You won’t find the Boonzaaier sisters’ Van der Hum liqueur on your supermarket shelf. But you can make it yourself with their popular recipe
HILARY PRENDINI TOFFOLI
It was at the monthly morning market in the West Coast village of Darling that I first came across Hilda and Maria Boonzaaier. They were selling their homemade wares at a stall. Two jolly, generously built, middle-aged country women, joking with the buyers of their Van der Hum with as much robust good humour as the BBC food channel’s famous Two Fat Ladies. I’ve been buying Boonzaaier booze products ever since. They make great gifts and are delicious as after-dinner digestifs. They’re so popular you even find them in Darling’s museum shop. Hilda and Maria make a wide variety, with different fruits and different spirit bases.
My Italian husband says their lemon liqueur is better than most of the imported limoncellos you buy locally. Hilda is the one who started it all in her kitchen years ago. “She originally just wanted to make them as gifts,” her older sister Maria tells me when I visit them in their little white house, set among ancient fruit trees on the hill. They’ve lived in this house since the family came here from the Eastern Cape before Hilda was born.
Their father was the new teacher for the pretty schoolhouse down the road – now the elegant home of the owner of Darling’s Marmalade Cat – and their mother became the church organist. The two sisters are the only ones left. “Mama used to welcome new arrivals to Darling with a basket of guavas from our garden, and then ask them if they were joining the church choir,” Maria says with a happy chuckle, tucked comfortably into a plump old Art Deco chair in the living room. “Mama was a very fine pastry baker; famous for her pies and melktert. A few days before Hilda was born she baked 12 dozen chicken pies for the Darling gymkhana.” Her daughters decided they were not great pastry chefs, so they only bake her buttermilk tart, which doesn’t have a pastry base. “It’s even more delicious than her melktert,” Hilda says.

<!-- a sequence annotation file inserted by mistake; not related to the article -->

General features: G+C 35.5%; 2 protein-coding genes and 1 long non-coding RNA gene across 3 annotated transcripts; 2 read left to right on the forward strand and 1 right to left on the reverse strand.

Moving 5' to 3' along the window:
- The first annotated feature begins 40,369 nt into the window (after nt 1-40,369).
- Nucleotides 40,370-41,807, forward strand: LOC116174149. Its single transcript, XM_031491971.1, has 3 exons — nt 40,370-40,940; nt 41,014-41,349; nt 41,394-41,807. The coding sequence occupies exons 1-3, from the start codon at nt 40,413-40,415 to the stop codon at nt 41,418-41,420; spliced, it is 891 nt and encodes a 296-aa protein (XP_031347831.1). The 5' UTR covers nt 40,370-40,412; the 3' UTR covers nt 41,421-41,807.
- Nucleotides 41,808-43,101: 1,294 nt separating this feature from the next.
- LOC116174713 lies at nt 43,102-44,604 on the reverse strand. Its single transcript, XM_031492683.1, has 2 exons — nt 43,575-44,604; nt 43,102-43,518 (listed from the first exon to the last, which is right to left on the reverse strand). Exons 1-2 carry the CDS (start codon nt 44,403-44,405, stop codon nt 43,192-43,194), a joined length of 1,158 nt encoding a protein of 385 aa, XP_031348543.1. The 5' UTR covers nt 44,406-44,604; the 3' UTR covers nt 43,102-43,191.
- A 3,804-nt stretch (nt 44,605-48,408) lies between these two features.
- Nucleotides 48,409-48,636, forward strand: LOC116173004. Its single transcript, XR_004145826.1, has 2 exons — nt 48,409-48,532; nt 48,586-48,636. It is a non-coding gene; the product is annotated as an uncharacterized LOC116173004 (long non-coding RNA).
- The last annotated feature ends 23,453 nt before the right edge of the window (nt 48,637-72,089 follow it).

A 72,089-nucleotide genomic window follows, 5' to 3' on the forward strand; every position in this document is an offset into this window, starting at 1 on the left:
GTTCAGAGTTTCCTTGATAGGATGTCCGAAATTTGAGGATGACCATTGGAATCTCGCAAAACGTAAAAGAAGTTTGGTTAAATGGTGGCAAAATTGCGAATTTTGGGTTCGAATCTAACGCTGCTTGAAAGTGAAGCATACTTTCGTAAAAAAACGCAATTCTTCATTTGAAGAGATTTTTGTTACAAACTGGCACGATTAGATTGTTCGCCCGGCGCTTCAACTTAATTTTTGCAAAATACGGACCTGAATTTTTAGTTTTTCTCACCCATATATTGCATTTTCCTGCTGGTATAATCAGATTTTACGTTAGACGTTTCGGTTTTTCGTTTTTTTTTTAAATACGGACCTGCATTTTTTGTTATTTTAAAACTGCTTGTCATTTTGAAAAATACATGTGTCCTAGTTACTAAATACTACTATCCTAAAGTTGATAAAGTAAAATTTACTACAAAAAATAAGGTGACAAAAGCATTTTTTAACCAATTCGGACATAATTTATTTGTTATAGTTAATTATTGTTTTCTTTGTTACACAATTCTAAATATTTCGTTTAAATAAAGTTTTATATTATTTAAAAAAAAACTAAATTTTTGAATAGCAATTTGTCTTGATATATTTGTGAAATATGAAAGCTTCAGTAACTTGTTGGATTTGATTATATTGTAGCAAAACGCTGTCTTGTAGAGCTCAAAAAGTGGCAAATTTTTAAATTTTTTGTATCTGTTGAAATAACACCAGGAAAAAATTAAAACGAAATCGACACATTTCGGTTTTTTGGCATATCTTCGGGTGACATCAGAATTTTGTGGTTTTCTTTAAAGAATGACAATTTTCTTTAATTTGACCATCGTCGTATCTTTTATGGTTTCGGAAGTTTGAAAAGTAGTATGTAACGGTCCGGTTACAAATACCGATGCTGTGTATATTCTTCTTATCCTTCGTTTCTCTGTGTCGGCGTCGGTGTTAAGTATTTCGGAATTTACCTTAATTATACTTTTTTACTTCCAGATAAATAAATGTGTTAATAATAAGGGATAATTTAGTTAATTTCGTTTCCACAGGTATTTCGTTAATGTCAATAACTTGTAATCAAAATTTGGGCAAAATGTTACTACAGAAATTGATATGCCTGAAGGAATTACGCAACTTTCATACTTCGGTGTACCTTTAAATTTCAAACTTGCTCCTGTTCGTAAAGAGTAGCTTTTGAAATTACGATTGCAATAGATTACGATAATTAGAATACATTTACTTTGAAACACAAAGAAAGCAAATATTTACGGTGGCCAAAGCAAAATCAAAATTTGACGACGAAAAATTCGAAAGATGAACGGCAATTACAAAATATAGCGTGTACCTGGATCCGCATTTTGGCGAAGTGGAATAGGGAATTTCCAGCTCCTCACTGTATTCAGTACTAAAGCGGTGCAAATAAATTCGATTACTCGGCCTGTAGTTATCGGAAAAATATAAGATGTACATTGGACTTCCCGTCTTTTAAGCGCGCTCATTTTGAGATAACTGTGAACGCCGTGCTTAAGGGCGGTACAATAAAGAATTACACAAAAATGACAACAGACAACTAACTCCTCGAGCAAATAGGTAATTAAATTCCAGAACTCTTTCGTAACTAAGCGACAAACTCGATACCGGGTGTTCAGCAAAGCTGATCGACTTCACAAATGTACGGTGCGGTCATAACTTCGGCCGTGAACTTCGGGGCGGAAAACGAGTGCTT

They both became school teachers. Maria teaches Grade 4 in Wellington and Hilda teaches music in Bellville. But every weekend they come home to Darling, where Hilda plays the organ in the church. “We love Darling,” she says. “We love the feeling of a small town where you know everyone.” “We always take four chairs to the market because we want people to sit down and talk,” Maria adds. Actually, the first thing people do at their stall is to buy a Boonzaaier bread wheel. These spirals filled with bacon, onion and cheese make such a tasty morning market munch that they’ve been a sell-out since day one. Occasional leftovers go to the village’s senior citizens. But what the sisters are really famous for, along with their sticky ruby grapefruit marmalade, are their liqueurs. They put them in recycled 200ml brandy bottles with new labels reading Bee’s Hiccup, Made in Darling.
They even make a brandy-based cream liqueur, but only on order. They are not made from old family recipes – their origin is more prosaic. “I found this book Maak Jou Eie Likeur [Make Your Own Liqueur] by Jean Dickson,” Hilda explains. “So I started with the green fig liqueur made with gin and fig leaves. It was lovely. I took a bottle to friends for dinner and they served it over the ice cream.” The liqueurs mature in three-litre jars for anything from two weeks to three months. If they have to be shaken daily, Maria takes them with her to Wellington where they sit on a warm window sill while she’s teaching.
They don’t drink the stuff themselves. Nor is it exactly a money-spinner, at R24 a bottle. “We do it because we like to keep busy,” Maria says. You can’t help thinking that they’re an endangered species, these industrious, salt-of-the-earth, strong-minded women with their heartfelt old-fashioned values. Hilda even smokes her snoek herself, in a simple sawdust smoker, and makes a delicious homely smoked snoek tart. “The nice thing about snoek is that you can debone it and freeze it in portions. We get it from our friend Biesie Genade. He buys a boatful from the fishermen at Yzerfontein for the labourers at Groote Post wine estate where he’s foreman, and he always drops some off for us. Then I get to work.”